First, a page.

Rare or Unreleased 44: Cosmic Lullaby and Flash Forward Reverie

Imagine laying there, old and on your death bed, the tension that is life about to be released as inevitability finally catches up with you. Having dodged fatal accidents and murderous acts, now some terminal illness or maybe just time is leading you by the hand as you lay there, helpless but taking odd comfort in the absolutely dependable certainty of what must come.

Hopefully, your mind is still clear, your consciousness crisp enough to see not only the end coming, but that no other being is of use, comfort or consequence at this point. Maybe you've carried a knot inside all your life. A knot unknown and much less untied by friends, family, lovers—the one thing no one can see, show or share with another; what we were born with which makes every one of us alone. And presently you need, for intuitive reasons unclear to you, for this knot to be loosened, untied before your last breath cuts everything short. Anything else would be to leave with unfinished business. This entire life will have passed without meaning, a waste of the miracle of consciousness. But whoever is at the bedside—your mother, your father, your brother, sister, children, best friend, lover or nurse—they cannot help you now.

Shamans use song to help, heal and guide people, and what you sure could use now is a song to dig into that knot within. Something like «The Last Tree» by Larkin Grimm, that fearless, loving spirit guide to nothingness:

Can't you just feel the knot slacken and release as your fear of death merges with your death wish? Can you feel it spread and glow from your centre—a bliss indistinguishable from terror? As your senses take their leave, these sounds lead you by the hand, guiding you into the darkness to begin with, then letting go. You'll panic at first, but the source the song's words and intentions come from will assure you, feeding your courage in the last conscious moment of togetherness. What left you have of regrets, guilt, shame or secrets, release them. We all have those, it's OK. Then the voice guiding you disappears, telling you she'll be alright. And if she will be, then somehow you know you will be too.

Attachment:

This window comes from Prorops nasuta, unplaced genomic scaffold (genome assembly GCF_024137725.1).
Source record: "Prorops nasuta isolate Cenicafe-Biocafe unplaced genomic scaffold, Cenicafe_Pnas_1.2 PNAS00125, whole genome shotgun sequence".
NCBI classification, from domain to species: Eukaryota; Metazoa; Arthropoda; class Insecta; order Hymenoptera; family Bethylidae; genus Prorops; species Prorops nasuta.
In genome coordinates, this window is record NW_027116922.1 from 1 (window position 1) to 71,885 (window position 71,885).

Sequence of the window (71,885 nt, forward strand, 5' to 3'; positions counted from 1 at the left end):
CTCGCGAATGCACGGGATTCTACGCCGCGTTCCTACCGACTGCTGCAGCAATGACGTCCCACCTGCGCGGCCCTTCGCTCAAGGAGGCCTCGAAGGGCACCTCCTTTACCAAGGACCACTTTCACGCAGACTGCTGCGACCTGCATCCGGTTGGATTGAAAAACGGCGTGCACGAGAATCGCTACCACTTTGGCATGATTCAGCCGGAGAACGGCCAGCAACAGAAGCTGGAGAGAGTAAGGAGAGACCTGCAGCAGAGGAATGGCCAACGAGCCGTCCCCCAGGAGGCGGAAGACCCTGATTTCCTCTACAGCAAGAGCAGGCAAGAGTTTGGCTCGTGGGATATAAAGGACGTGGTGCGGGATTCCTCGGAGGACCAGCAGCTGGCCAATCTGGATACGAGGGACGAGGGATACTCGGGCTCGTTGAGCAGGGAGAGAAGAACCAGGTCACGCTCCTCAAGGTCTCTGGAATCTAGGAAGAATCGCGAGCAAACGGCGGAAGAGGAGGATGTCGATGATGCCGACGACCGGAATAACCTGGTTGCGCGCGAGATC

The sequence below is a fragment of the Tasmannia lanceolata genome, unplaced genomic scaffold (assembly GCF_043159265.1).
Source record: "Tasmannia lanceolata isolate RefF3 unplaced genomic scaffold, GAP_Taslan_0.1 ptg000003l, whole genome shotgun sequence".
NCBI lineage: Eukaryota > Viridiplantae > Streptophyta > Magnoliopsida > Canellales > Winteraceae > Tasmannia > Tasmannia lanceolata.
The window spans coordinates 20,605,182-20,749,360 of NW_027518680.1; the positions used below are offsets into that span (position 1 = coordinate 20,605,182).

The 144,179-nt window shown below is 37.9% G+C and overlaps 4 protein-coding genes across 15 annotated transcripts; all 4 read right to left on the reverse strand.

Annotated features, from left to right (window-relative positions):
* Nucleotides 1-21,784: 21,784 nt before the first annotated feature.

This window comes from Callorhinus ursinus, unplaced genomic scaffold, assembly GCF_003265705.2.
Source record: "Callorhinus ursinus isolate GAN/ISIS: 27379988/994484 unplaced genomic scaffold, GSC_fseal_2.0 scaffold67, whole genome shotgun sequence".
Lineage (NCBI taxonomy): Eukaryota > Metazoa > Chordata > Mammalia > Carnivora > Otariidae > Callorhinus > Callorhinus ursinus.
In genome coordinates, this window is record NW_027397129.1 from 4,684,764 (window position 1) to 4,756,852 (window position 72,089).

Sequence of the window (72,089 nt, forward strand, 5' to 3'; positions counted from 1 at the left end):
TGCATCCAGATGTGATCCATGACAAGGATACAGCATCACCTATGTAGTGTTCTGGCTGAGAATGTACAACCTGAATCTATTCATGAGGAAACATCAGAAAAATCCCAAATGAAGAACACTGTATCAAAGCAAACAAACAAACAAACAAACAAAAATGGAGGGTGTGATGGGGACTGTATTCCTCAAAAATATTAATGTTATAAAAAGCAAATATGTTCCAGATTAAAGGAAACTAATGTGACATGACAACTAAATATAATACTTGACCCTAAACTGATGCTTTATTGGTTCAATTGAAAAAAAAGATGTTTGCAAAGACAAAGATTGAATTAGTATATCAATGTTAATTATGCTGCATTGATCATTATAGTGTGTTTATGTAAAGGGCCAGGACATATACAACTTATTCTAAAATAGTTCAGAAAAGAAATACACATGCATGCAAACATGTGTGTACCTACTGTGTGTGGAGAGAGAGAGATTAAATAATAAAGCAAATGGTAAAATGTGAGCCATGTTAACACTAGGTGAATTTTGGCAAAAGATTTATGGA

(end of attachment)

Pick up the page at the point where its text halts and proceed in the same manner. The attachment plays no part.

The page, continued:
Whatever happens next is anybody's guess, but here's hoping this is the last goodbye you'll ever have to make. That there's no spirit world or afterlife or reincarnation, and that all the thoughts that make up you will disperse, leaving and so dissolving the centre that tie them all together, once and for all, all thoughts and feelings dislocating and returning in all directions to the store of consciousness all experience and all selves come from, like so many waves in «the black and blinding sea»:
Sorrows come and sorrows go
That's all I know, that's all I know
And the light comes strong and fast
But I'm afraid it's never going to last
Close your eyes and follow me
Into the black, inviting sea
The ocean waves will cover me
I'll be alright

Well, someday everyone who we attack
Will fight us back
But 'til then let's just pretend
We're like them, we're so Bohemian
Close your eyes and follow me
Into the woods, under the trees
If we hide our heads under the leaves
We'll be alright

Well, some day the last tree is going to fall
And kill us all
But 'til then let's just pretend
That I'm alright and you are alright
Close your eyes and follow me
Into the black and blinding sea
If I get lost there, don't you wait for me
I'll be alright

'Cause sorrows come and sorrows go
That's all I know, that's all I know

The version to be downloaded below is from a 2006 cassette-only release on Sloow Tapes, limited to 100 copies:

1. The Last Tree
Another version of «The Last Tree» can be found on the album of the same name. I'm also including three tracks from the tape's B-side, Grimm songs credited to «the Beautiful Babes in Springtime Brainwave Band feat. Earl Monster»(!):
2. If You Kill Me Tonight They Will Find You They Will Kill You too
3. Mori Moma Bega
4. Patch It Up
Not to get mundane and financial on your ass, but supporting Grimm by buying her still available albums is full of its own rewards. Like none other, Grimm injects the term «spiritual» music with an added dimension (what she dubs «compassionate destruction»). Please help make it possible.


  1. any way you could reup this one? thank youuuuu

  2. Sure thing. If you haven't already, I highly recommend acquiring a copy of Larkin Grimm's latest album here: http://larkingrimm.net/Larkin_Grimm/Home.html Great stuff.